Mark V. Johnston, Ph.D., FACRM

Professor, Chair

[Image] Mark Johnston

Enderis Hall, Room 963
Phone: (414) 229-3616
Fax: (414) 229-5100
johnsto@uwm.edu

Department

Occupational Science & Technology, Rehabilitiation Research Design & Disability (R2D2) Center

Education

  • Ph.D., Psychology, Claremont Graduate University, 1984
  • M.A., Psychology, California State University at Los Angeles, 1975
  • B.S., Economics, University of Chicago, 1968


Speaker Topics

  • Evidence Based Practice in Health-related Rehabilitation
  • Measurement of Rehabilitation Outcomes and Quality of Care
  • Research Methodology
  • Cost-effectiveness and Value of Alternative Interventions
  • Care Coordination for People with Disabilities and Chronic Conditions

Interests & Expertise

Dr. Johnston’s research has centered about questions of measurement of activity, health, and quality of life outcomes after health-related rehabilitation, factors predicting or determining these outcomes, including personal factors and care system factors, evaluation of the effectiveness of interventions using both experimental and quasiexperimental research designs, and the synthesis and utilization of best evidencepractice, that is, evidence-based practice.

His research has addressed the needs of people with many types of disability and chronic-illnesses but has particularly focused on activity-based interventions for groups with neurological disabilities such as traumatic brain injury, spinal cord injury, and stroke.

Dr. Johnston is an experienced investigator, having served as Principal Investigator on 7 research grants with funding of several million (over $4.5 million as of 2009), although he has more frequently served as Co-Investigator (16 grants), providing methodological support to research teams. He had published 59 peer reviewed scientific studies, 19 chapters, and 13 reviews (9 peer reviewed), as of 2009.

Dr. Johnston also has considerable experience as Project Director and mentor to post-Doctoral Fellows and Doctoral students, providing advanced, multidisciplinary training in rehabilitation research skills and strategy.


Recent Publications

Johnston, M. V., Dijkers, M. P. (2012). Toward improved evidence standards and methods for rehabilitation: recommendations and challenges. Arch Phys Med Rehabil, 93(8 Suppl 2), 185-199.

Pizur-Barnekow, K., Darragh, A., & Johnston, M. (2011). “I cried because I didn’t know if I could take care of him”. Toward a taxonomy of interactive and critical health literacy as portrayed by caregivers of children with special health care needs. Journal of Health Communication, 16, 205-211.

Johnston, M. V., & Smith, R. O. (2010). Single Subject Designs: Current Methodologies and Future Directions. Occupational Therapy Journal of Research, 30, 2-6.

Johnston, M. V., & Tomashek, D. (2009). Poster 93: Adverse Outcomes Following Inpatient Rehabilitation: Predictive Relationships in a Nationwide Database. Archives of Physical Medicine and Rehabilitation, 90(10), e40.

Tomashek, D., & Johnston, M. V. (2009). Poster 92: Comparison of Diagnostic Groupings as Predictors of Mortality After Inpatient Rehabilitation. Archives of Physical Medicine and Rehabilitation, 90(10), e39-e40.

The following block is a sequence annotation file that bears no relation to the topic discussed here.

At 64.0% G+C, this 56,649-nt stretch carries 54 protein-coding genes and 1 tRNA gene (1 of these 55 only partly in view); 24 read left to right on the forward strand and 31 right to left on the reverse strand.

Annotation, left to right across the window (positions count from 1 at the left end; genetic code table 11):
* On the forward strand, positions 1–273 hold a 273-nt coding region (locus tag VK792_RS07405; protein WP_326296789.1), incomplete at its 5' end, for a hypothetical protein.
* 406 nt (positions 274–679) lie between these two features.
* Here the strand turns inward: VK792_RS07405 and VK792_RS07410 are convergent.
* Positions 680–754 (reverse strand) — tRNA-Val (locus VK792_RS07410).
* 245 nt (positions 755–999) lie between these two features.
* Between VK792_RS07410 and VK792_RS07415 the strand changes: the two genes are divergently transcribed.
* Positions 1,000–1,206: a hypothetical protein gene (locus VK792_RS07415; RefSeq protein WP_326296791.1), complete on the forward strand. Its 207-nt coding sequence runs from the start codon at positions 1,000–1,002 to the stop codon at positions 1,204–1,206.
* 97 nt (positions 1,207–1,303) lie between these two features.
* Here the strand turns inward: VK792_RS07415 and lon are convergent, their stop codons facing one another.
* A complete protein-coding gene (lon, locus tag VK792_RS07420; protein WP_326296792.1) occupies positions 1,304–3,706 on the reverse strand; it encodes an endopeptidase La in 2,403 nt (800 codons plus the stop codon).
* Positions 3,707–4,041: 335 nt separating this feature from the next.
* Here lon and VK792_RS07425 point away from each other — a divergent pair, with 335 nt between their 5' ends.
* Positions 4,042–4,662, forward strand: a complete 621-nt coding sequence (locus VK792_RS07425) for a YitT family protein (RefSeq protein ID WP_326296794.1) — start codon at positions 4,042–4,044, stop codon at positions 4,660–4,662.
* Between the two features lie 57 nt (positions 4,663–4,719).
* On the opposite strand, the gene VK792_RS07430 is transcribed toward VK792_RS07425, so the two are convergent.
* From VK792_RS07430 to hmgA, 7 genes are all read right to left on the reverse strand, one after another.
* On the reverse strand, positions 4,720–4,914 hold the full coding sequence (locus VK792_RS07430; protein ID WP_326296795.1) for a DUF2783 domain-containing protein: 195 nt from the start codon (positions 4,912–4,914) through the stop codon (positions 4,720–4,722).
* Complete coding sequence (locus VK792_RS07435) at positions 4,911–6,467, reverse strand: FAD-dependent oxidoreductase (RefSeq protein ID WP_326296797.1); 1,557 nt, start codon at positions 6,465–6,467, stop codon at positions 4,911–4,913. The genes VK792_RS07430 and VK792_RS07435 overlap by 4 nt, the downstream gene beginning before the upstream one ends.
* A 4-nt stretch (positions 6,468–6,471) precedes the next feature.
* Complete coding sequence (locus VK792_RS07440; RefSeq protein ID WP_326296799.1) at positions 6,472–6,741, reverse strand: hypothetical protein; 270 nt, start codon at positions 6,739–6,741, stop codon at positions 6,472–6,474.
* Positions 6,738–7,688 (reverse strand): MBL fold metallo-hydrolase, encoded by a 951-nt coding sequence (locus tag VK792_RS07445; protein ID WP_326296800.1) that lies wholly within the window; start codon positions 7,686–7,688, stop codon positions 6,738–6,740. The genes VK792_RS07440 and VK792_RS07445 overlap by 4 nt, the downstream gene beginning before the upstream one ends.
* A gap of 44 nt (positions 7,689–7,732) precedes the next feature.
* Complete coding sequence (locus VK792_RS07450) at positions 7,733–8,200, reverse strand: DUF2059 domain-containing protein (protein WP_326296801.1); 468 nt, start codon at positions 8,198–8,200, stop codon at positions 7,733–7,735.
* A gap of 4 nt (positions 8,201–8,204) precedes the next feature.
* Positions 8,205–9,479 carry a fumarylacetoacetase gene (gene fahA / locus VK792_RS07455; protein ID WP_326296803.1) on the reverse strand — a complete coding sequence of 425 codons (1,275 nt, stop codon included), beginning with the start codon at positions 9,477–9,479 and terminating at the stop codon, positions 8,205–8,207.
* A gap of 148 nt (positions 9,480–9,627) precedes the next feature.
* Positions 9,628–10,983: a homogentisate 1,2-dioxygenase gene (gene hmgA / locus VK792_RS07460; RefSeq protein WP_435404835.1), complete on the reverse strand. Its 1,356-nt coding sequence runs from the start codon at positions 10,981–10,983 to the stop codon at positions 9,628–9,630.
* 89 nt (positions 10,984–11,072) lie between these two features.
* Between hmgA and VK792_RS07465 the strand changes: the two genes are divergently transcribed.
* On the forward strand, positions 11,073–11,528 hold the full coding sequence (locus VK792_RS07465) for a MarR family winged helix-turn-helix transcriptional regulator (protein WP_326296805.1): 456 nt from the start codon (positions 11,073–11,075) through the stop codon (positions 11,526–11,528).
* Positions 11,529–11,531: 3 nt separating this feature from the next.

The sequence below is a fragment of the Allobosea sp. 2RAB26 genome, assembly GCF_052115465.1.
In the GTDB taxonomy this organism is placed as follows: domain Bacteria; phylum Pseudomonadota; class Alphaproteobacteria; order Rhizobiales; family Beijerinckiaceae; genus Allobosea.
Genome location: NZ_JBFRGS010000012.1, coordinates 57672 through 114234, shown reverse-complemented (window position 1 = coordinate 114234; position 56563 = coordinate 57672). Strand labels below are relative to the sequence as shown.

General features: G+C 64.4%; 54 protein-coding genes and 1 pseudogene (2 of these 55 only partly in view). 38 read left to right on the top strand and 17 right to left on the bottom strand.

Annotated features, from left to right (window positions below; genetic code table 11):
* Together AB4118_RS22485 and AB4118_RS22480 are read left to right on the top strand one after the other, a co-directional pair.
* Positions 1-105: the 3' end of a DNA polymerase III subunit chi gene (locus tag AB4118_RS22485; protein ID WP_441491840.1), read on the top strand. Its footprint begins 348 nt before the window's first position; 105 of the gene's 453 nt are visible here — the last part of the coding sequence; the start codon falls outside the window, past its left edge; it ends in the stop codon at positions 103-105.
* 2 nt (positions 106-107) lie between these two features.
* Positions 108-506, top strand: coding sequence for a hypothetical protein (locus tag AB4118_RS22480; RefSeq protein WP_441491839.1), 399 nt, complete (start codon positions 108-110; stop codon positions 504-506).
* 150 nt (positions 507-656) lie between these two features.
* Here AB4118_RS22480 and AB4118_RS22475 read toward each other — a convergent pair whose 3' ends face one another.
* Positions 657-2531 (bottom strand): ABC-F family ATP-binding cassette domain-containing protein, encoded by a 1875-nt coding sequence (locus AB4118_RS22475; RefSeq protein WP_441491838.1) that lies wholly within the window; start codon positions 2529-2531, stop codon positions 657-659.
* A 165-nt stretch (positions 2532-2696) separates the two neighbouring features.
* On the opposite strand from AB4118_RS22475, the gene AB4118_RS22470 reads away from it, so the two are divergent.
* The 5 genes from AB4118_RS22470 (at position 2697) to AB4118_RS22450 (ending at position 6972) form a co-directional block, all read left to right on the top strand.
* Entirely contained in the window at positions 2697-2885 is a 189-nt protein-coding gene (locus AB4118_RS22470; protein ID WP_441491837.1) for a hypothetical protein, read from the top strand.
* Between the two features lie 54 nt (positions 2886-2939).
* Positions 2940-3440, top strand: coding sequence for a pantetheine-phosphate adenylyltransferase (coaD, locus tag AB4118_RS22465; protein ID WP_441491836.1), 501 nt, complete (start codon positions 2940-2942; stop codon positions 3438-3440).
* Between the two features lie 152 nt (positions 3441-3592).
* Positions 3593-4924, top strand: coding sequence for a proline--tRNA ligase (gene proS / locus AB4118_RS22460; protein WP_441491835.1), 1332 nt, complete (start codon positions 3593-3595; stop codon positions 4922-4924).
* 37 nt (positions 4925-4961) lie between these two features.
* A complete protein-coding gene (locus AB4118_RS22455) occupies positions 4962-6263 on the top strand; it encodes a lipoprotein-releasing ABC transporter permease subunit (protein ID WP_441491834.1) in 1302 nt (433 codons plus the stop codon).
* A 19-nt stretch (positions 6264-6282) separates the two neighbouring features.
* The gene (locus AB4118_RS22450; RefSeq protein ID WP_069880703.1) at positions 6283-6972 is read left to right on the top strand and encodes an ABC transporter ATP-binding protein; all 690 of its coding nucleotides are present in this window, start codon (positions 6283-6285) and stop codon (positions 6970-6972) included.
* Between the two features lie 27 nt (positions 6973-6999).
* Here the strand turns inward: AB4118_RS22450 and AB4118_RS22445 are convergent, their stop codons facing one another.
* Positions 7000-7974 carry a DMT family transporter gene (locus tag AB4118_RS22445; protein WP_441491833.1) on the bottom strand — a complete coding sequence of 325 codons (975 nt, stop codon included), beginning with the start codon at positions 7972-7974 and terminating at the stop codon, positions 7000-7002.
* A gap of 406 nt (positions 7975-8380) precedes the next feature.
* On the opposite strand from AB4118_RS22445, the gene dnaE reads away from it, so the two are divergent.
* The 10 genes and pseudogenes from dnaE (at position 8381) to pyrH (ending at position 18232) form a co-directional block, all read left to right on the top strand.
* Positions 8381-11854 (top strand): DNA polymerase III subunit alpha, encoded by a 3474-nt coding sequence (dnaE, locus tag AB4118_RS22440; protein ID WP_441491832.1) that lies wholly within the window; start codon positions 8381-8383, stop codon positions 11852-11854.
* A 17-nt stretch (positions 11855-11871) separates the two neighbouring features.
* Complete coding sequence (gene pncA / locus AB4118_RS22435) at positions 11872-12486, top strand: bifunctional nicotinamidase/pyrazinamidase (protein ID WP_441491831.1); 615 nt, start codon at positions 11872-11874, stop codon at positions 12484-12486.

Yu, H., Johnston, M. V., & Cohen, A. (2009). Are Figure Legends Sufficient? Evaluating the Contribution of Associated Text to Biomedical Figure Comprehension. Journal of Biomedical Discovery and Collaboration, 4.

Johnston, M. V., & Case-Smith, J. (2009). Development and Testing of Interventions in Occupational Therapy: Towards a New Generation of Research in Occupational Therapy. Occupational Therapy Journal of Research, 29(1), 4-13.

Hwang, K., Johnston, M. V., & Smith, J. K. (2009). Adult Attachment Styles and Life Satisfaction in Individuals with Physical Disabilities. Applied Research in Quality of Life, 4(3), 295-310.

Yu, H., Agarwal, S., Johnston, M., & Cohen, A. (2009). Are figure legends sufficient? Evaluating the contributionof associated text to biomedical figure comprehension. Journal of Biomedical Discovery and Collaboration, 4(1). Accepteed and published 6 January 2009. Publication at: http://www.j-biomed-discovery.com/content/4/1/1 Confirmed January 18, 2009.

Johnston, M. V., Vanderheiden, G. C., Farkas, M. D., Rogers, E. S., Summers, J. A., & Westbrook, J. D. (2009). The Challenge of Evidence in Disability and Rehabilitation Research and Practice: A Position Paper. National Center for the Dissemination of Disability Research Task Force on Standards of Evidence and Methods, Austin, TX: SEDL

Johnston, M. V., & Graves, D. E. (2008). Towards Guidelines for Evaluation of Measures: An Introduction with Application to Spinal Cord Injury. Journal of Spinal Cord Medicine. 31(1), 13-26.

Goverover, Y., Johnston, M. V., et al. (2007). Treatment to improve self-awareness in persons with acquired brain injury. Brain Inj, 21(9), 913-23.

Johnston, M. V., Graves, D. E., & Greene, M. T. (2007). The Uniform Post-Acute Assessment Tool: Systematically Evaluating the Quality of Measurement Evidence. Archives of Physical Medicine and Rehabilitation, 88(11), 1505-12.

Hwang, K., Johnston, M., Smith, J. K. (2007). Romantic attachment in individuals with physical disabilities. Rehabilitation Psychology, 52(2), 184-195.


Recent Funded Grants

  • work to discover reasons for the increasing rates of medical instability, mortality, and rehospitalization that many disability groups have experienced following rehabilitation nationwide, and
  • work to develop better - more rigorous yet sensitive - standards and methods for synthesis of evidence on the effectiveness of rehabilitation.

Professional Memberships

  • Co-Chair of the Clinical Practice Committee of the American Congress of Rehabilitation Medicine
  • Facilitator of the Task Force on Standards and Methods of Evidence, National Center for Dissemination of Disability Research, funded by NIDRR.